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Slack’s Popularity Brings Threat of Workspace Breach  

The spread of the collaboration and communications platform Slack, particularly as organizations embraced hybrid work during the pandemic, also raises questions about cybersecurity.

SlackFor the first time, most workers now say they prefer real-time communications tools like Slack and Microsoft Teams over email, according to a recent survey by Ziff Davis. Slack customers include 77% of the Fortune 100, according to the company. Slack has even become a forum for job searches.

Yet like any other platform, Slack carries the risks of cyberattacks through misuse of its built-in features or risky behavior, notes Ofer Maor, CTO and co-founder of cybersecurity startup Mitiga.

Writing for Dark Reading, Maor points out that while users have learned to be on the lookout for phishing emails, the open culture of Slack means that most people probably aren’t on guard for suspicious messages from their colleagues. “Therefore,” Maor writes, “compromising a single account in Slack can easily be leveraged to deceive other users and gain additional access—not only to other users but to multiple channels.” As Maor observes, many organizations has sensitive information such as passwords available and preserved indefinitely in channels open to large numbers of users.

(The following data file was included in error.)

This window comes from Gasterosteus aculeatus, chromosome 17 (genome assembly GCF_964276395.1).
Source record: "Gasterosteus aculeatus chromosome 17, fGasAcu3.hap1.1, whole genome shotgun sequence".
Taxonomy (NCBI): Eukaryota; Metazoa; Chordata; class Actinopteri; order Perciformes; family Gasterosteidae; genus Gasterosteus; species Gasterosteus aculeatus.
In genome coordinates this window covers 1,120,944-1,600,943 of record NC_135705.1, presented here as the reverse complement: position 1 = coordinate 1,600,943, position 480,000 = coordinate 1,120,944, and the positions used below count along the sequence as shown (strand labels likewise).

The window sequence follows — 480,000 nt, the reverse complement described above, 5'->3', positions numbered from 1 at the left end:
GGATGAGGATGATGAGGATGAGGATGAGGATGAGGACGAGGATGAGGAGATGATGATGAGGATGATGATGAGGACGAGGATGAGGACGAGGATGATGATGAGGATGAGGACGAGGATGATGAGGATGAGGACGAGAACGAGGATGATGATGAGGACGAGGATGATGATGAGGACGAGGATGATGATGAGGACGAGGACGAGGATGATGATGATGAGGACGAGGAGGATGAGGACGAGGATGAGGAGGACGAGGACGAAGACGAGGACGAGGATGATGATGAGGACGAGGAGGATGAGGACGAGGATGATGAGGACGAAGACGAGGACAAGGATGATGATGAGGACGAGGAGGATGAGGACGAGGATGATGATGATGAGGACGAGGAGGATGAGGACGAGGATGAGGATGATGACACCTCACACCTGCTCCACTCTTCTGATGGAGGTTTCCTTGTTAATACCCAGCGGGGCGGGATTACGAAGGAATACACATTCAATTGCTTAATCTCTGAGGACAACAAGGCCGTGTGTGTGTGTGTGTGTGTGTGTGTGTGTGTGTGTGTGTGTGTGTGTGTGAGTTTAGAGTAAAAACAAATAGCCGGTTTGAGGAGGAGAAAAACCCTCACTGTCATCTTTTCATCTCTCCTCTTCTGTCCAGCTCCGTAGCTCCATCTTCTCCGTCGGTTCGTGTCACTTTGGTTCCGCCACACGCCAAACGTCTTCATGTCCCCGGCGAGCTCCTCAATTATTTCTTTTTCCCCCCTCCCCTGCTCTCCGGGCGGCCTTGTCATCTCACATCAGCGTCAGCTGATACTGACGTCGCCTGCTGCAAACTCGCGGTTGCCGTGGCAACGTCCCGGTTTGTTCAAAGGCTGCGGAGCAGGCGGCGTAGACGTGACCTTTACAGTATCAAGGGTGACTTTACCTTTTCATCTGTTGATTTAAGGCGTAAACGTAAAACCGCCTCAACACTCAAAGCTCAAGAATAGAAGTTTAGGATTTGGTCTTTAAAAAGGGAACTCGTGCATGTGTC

Slack users also have access to an array of apps. Maor warns that third-party apps are a serious risk for almost all software-as-a-service platforms, and Slack is no exception.

What’s more, Slack doesn’t preserve a record of messages that are erased. According to Maor, ransomware attackers could use the threat of deleting information as effective leverage for their demands.

To be sure, Maor notes, Slack is a “great platform” with significant investment in security. Still, one example of Slack being used in a cyberattack occurred last year, when scammers stole a trove of data from video game publisher Electronic Arts by duping an employee using the tool, as Motherboard reports.

For improving the security of an organization’s Slack workspace, Maor recommends setting clear policies around private versus public channels, minimizing permissions for third-party apps, backing up Slack content, enabling multi-factor authentication and other advanced security features and keeping Slack logs.

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